- Year Published: 1913
- Language: English
- Country of Origin: United States of America
- Source: Hope, L. L. (1913) The Outdoor Girls in Florida. New York: Grosset & Dunlap.
- Flesch–Kincaid Level: 2.2
- Word Count: 1,878
Hope, L. (1913). Chapter XXV: "Will Ford". The Outdoor Girls in Florida (Lit2Go Edition). Retrieved June 30, 2016, from
Hope, Laura Lee. "Chapter XXV: "Will Ford"." The Outdoor Girls in Florida. Lit2Go Edition. 1913. Web. <>. June 30, 2016.
Laura Lee Hope, "Chapter XXV: "Will Ford"," The Outdoor Girls in Florida, Lit2Go Edition, (1913), accessed June 30, 2016,.
"Slow up a little, Betty. Now ahead to starboard! Reverse! I have it!"
Thus cried Mollie, who stood at the bow of the Gem with a boathook in her grasp, while the motor craft approached the rude raft on which lay the body of an unconscious youth. Mollie had caught the hook in the edge of the boards and the motor boat was now beside it.
"What—what are we going to do with him?" asked Amy.
"Get him aboard, of course," said Betty, shortly. She was busy making fast a line to a projection on the raft. The Gem was now drifting with the craft containing the young man.
"We never can!" cried Grace. "Oh, perhaps he's—"
She did not say what she thought.
"We've just got to get him up here, and take him to a doctor," declared Betty, fiercely. "He looks half-starved."
There was a moment of hesitation among the girls—a natural hesitation—and then Betty and Mollie with an understanding look at each other climbed from the boat to the raft. It was big and strong enough to support much more weight; for, though it was rudely made, it was substantial, being composed of tree trunks, and boards, bound together with withes, forest vines, and bits of rope.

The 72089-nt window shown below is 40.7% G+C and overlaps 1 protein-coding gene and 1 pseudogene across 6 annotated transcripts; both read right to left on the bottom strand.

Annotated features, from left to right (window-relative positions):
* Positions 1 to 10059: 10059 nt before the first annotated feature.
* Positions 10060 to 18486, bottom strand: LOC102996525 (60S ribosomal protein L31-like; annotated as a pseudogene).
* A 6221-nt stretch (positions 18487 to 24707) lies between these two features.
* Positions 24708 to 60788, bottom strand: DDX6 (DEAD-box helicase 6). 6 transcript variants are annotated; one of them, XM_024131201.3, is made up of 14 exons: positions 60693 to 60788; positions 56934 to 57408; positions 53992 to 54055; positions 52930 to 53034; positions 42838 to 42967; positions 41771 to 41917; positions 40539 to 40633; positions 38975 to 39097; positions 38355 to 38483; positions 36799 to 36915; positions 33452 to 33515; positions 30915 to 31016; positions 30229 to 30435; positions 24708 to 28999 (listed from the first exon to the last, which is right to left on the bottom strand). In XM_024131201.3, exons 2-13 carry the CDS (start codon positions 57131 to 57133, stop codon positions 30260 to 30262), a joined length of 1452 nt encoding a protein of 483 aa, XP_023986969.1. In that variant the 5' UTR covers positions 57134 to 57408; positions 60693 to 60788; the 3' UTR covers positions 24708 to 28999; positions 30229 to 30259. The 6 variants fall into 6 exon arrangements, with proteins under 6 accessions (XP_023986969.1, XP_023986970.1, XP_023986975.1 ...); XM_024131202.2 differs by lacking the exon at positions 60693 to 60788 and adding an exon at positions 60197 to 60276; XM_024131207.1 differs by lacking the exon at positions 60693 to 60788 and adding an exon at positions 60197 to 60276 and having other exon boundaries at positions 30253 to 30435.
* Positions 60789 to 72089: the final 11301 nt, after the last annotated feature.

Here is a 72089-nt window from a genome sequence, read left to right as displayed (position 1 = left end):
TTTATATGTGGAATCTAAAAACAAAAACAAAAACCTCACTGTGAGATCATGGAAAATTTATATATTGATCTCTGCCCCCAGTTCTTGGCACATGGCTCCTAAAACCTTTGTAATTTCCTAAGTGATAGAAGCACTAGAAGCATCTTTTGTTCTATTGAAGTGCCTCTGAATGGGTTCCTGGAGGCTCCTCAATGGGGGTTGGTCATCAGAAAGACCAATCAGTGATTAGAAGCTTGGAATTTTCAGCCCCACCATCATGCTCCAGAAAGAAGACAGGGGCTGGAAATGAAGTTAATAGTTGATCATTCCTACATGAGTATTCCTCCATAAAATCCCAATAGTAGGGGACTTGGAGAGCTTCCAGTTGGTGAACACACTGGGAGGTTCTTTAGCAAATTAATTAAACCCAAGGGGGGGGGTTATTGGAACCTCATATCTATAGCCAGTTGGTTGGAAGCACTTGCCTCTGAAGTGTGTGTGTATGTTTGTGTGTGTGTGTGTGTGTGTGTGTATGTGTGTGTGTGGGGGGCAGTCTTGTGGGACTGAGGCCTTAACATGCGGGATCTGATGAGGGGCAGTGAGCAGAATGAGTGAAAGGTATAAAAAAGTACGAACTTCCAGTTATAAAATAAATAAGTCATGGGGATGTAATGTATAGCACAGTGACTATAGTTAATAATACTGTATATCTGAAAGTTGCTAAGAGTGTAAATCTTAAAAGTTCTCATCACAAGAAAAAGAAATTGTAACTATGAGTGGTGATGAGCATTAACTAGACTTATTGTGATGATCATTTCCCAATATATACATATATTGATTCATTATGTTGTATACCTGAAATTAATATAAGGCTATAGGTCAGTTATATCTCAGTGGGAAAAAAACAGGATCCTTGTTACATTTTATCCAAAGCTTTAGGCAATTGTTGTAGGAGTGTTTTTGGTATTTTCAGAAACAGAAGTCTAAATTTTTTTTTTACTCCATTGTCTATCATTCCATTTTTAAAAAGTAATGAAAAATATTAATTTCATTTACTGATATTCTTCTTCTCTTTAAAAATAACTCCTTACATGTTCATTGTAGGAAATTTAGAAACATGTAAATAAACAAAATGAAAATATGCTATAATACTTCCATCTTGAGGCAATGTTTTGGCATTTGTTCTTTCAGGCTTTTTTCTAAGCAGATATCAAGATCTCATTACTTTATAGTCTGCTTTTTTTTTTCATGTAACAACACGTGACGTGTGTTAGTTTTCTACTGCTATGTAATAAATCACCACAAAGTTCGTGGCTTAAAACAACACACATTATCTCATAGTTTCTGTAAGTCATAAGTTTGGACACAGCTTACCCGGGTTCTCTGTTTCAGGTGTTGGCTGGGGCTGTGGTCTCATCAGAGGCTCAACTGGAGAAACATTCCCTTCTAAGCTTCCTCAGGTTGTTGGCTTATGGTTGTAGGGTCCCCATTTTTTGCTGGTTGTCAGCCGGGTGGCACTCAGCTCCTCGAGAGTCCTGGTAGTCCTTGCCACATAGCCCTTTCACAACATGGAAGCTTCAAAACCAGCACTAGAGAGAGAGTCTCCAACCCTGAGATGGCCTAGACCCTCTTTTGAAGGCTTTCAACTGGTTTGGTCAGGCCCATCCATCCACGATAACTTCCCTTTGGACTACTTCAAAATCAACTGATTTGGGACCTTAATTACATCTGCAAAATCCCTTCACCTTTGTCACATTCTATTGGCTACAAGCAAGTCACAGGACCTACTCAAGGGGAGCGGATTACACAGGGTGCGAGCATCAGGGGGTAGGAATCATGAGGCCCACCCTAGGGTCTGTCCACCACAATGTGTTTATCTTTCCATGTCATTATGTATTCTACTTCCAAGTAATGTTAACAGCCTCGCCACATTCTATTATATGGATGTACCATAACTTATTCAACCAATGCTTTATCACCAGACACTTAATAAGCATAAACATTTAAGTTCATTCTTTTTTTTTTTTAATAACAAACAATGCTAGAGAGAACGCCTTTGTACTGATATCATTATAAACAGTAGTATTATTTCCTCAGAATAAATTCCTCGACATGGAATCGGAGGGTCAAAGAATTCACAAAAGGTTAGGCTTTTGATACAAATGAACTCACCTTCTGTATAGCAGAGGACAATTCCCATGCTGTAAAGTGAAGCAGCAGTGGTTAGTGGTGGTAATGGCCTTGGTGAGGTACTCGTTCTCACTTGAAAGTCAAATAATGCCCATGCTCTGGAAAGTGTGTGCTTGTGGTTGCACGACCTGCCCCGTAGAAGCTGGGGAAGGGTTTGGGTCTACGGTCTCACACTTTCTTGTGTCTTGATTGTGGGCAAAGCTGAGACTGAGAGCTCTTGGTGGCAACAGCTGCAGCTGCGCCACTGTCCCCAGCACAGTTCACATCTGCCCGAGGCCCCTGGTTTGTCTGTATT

"He—he's breathing—anyhow," said Mollie, softly.
"Yes, we—we must lift him up," spoke Betty. "Come on."
They exposed the pale and drawn face of the youth on the raft. At the sight of it Grace, who with Amy was leaning breathlessly over the side of the boat, uttered a cry.
"It's Will!" she screamed, half-hysterically. "It's my brother Will!"
Betty and Mollie started back, and nearly let the limp body slip off the raft.
"What—what!" cried Betty, for the figure of the youth bore no resemblance to Will; nor did the features. But the eyes of a sister were not to be deceived.
"It is Will!" she cried. "I have been hoping and praying all the while that it might be he—and it is. It's Will!"